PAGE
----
For more information about City Tech Collaborative, training on using the Chicago Health Atlas for your organization, or to add your own data to the resource, contact City Tech at Collaborate@CityTech.org.

Click here to download the press release (PDF).

About City Tech Collaborative (City Tech): City Tech is an urban solutions accelerator that tackles problems too big for any single sector or organization to solve alone. City Tech’s work uses IoT sensing networks, advanced analytics, and urban design to create scalable, market ready solutions. Current initiatives address advanced mobility, healthy cities, connected construction, and emerging growth opportunities. City Tech was born and raised in Chicago, and every city is a potential partner. Visit www.CityTech.org and follow us on Twitter and LinkedIn.

About the Chicago Health Atlas: The Chicago Health Atlas is a community health data resource that residents, community organizations, and public health stakeholders can easily search, analyze, and download neighborhood-level health data for the City of Chicago. A City Tech solution, the Chicago Health Atlas was initially developed in 2012 by the Smart Chicago Collaborative and the Chicago Department of Public Health (CDPH) with funding from the Otho S.A. Sprague Memorial Institute. Explore the Chicago Health Atlas by visiting www.ChicagoHealthAtlas.org.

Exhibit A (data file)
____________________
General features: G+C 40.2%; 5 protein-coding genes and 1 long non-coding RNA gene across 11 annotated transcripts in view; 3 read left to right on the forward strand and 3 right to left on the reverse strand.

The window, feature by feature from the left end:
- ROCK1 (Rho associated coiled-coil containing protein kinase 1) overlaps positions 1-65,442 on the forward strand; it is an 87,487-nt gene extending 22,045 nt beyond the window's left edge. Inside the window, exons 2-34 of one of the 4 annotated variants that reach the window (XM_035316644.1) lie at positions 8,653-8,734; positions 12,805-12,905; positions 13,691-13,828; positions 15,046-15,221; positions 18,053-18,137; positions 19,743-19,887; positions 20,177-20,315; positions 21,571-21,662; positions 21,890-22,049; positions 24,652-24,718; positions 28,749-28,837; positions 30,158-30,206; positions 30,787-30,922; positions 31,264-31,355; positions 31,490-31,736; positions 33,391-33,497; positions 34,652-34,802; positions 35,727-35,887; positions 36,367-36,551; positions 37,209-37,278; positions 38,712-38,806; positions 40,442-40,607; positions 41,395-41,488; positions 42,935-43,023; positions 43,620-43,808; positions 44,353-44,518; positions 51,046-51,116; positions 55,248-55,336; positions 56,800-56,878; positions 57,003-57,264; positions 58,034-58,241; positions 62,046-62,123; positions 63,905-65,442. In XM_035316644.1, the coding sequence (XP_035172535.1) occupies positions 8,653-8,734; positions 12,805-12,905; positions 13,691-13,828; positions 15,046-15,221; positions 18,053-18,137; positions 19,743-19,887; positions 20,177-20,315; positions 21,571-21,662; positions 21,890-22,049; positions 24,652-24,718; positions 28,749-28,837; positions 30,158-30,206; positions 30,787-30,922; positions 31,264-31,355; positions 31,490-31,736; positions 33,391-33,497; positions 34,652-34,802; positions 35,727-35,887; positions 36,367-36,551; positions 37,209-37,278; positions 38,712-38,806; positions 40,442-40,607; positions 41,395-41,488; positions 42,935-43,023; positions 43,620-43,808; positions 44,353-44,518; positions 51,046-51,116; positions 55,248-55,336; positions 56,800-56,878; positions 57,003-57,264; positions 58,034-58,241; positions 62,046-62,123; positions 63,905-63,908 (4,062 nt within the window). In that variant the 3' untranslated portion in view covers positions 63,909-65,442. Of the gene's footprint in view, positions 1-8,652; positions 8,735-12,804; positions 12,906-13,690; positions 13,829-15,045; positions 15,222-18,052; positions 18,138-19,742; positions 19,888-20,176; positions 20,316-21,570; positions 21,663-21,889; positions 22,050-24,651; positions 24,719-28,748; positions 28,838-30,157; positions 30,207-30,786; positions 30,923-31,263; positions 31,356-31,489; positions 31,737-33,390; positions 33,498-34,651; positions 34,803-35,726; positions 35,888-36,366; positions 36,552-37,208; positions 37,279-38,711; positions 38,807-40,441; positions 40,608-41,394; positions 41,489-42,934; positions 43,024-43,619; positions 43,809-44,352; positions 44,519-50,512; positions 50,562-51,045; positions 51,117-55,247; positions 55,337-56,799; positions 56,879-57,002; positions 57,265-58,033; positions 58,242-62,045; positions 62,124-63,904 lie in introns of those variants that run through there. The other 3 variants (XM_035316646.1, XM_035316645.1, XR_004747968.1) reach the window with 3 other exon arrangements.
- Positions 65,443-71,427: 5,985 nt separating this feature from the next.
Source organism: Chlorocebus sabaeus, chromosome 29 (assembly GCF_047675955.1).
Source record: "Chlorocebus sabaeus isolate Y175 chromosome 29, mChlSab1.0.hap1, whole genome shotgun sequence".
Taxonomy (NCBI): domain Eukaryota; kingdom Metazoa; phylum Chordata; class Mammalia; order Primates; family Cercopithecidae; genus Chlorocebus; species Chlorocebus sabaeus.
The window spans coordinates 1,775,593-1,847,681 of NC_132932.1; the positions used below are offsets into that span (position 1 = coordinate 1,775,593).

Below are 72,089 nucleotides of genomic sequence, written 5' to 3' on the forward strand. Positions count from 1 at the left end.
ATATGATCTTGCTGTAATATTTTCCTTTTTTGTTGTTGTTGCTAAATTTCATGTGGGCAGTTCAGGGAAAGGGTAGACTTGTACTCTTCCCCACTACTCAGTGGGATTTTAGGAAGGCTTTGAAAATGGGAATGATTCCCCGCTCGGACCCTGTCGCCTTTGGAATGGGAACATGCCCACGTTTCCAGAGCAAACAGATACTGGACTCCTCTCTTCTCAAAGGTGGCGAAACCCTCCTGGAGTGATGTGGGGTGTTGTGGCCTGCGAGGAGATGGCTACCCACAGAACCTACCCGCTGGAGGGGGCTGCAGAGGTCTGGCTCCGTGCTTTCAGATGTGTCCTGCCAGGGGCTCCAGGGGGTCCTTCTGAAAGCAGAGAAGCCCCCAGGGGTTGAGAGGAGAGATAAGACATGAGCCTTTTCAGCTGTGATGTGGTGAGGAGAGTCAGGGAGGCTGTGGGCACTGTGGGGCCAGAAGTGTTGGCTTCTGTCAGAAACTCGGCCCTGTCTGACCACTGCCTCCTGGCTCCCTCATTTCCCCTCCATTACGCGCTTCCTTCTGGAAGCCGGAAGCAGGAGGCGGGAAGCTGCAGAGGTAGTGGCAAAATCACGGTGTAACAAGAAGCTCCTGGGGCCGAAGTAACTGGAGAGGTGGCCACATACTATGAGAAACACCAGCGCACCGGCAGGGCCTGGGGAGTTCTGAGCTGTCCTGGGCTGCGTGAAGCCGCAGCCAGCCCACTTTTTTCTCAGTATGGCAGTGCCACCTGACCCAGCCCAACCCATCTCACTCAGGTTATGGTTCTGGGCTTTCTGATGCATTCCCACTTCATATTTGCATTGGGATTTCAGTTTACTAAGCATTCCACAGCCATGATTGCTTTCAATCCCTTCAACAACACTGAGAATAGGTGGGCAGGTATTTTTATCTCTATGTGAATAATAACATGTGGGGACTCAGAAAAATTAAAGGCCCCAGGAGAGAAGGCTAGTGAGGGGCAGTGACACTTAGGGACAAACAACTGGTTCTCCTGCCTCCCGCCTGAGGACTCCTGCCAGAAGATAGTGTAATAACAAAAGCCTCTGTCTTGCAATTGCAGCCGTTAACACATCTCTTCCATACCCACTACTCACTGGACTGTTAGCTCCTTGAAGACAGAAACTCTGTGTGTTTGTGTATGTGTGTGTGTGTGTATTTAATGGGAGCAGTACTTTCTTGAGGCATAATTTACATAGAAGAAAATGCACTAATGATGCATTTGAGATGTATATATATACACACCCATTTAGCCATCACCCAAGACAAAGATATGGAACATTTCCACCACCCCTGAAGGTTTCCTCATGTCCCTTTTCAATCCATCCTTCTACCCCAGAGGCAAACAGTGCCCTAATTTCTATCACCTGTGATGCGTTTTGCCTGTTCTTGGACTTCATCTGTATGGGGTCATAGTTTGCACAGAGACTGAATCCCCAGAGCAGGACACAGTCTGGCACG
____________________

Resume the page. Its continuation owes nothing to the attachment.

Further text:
About HERE Technologies: HERE, a location data and technology platform, moves people, businesses and cities forward by harnessing the power of location. By leveraging our open platform, we empower our customers to achieve better outcomes – from helping a city manage its infrastructure or a business optimize its assets to guiding drivers to their destination safely. To learn more about HERE, please visit www.here.com and http://360.here.com.

Flexibility and COVID-19

COVID-19 parking transportation curbBy Mark Lyons, CAPP     

Albert Einstein said the measure of intelligence is the ability to change. The demand for changes in mobility programs as a result of COVID-19 are enough to make any good mobility professional more flexible than taffy on hot day. I know you’re probably more than done with hearing about C-19 issues. And, yes, there are still many hurdles to cross before we can feel like it was before and getting back to the new “normal.” But for a minute, could we start to look back and realize that in very short order, our industry pros became central in the planning and recovery of our local microcosm?

Look at some of the stories where parking directors have yielded, albeit temporarily, the demand for paid meters and citations, instead posting signage to help local business preserve parking near their doors to encourage shoppers to continue honoring local services. Think about the number of streets and parking spaces that have been cut off so restaurants could bring seating outside to the customer. Loading zones have been extended to improve delivery logistics. Many cities and universities enhanced parking rates or time restrictions to ensure customers were not dissuaded from engaging local businesses. Many of us modified citation collections schedules and fees to provide relief during this period, when so many workers lost jobs.